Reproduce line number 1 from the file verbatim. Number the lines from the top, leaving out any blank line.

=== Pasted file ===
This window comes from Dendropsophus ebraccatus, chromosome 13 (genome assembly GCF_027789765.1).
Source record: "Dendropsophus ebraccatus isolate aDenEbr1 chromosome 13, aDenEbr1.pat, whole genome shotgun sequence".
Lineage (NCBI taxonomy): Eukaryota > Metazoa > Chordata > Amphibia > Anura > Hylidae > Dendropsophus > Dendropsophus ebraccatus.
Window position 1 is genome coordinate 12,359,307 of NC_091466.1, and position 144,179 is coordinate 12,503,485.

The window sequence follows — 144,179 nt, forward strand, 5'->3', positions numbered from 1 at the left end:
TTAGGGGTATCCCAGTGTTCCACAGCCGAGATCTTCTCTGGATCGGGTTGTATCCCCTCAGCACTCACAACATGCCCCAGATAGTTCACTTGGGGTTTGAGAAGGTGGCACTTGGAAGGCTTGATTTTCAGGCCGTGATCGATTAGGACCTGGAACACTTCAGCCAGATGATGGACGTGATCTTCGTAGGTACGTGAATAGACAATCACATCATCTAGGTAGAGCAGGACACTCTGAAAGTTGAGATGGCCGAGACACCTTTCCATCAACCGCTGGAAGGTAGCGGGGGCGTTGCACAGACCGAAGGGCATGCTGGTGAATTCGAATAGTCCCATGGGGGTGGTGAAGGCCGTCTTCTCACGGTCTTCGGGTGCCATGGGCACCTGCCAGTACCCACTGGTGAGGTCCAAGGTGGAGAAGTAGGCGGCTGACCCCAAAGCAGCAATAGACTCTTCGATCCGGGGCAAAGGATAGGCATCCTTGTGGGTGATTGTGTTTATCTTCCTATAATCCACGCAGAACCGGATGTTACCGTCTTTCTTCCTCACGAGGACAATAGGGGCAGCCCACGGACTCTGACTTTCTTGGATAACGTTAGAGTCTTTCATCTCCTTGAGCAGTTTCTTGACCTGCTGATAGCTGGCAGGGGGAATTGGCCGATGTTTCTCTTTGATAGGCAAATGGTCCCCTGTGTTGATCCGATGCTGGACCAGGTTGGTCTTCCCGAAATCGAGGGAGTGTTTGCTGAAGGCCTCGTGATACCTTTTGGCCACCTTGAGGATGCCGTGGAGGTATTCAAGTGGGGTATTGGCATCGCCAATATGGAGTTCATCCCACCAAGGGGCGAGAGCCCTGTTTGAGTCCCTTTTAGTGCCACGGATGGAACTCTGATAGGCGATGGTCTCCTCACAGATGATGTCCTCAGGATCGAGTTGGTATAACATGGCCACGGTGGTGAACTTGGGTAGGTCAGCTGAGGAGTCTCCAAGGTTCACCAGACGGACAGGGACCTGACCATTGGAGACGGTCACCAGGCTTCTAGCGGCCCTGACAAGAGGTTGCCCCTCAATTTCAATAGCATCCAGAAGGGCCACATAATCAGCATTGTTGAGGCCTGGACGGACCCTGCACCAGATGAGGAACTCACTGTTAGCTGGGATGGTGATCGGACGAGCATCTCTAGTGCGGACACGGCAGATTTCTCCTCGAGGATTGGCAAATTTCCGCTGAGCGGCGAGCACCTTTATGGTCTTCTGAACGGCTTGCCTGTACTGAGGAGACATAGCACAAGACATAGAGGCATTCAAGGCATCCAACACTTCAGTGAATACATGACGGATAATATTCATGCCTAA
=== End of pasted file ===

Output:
This window comes from Dendropsophus ebraccatus, chromosome 13 (genome assembly GCF_027789765.1).